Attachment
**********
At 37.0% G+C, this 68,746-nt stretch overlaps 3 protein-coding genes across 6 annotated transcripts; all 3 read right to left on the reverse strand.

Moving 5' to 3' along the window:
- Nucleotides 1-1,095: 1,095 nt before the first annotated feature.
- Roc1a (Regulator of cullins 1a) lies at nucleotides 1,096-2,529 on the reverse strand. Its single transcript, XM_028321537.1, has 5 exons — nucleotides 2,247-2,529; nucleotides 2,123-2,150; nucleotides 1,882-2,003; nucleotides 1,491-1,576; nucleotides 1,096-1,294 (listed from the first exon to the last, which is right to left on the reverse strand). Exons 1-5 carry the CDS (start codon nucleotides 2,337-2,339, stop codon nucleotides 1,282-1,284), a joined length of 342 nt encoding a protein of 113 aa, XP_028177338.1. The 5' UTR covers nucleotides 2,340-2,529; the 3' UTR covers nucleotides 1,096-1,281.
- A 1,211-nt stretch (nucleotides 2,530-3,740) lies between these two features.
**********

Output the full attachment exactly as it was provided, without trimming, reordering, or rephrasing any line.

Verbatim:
At 37.0% G+C, this 68,746-nt stretch overlaps 3 protein-coding genes across 6 annotated transcripts; all 3 read right to left on the reverse strand.

Moving 5' to 3' along the window:
- Nucleotides 1-1,095: 1,095 nt before the first annotated feature.
- Roc1a (Regulator of cullins 1a) lies at nucleotides 1,096-2,529 on the reverse strand. Its single transcript, XM_028321537.1, has 5 exons — nucleotides 2,247-2,529; nucleotides 2,123-2,150; nucleotides 1,882-2,003; nucleotides 1,491-1,576; nucleotides 1,096-1,294 (listed from the first exon to the last, which is right to left on the reverse strand). Exons 1-5 carry the CDS (start codon nucleotides 2,337-2,339, stop codon nucleotides 1,282-1,284), a joined length of 342 nt encoding a protein of 113 aa, XP_028177338.1. The 5' UTR covers nucleotides 2,340-2,529; the 3' UTR covers nucleotides 1,096-1,281.
- A 1,211-nt stretch (nucleotides 2,530-3,740) lies between these two features.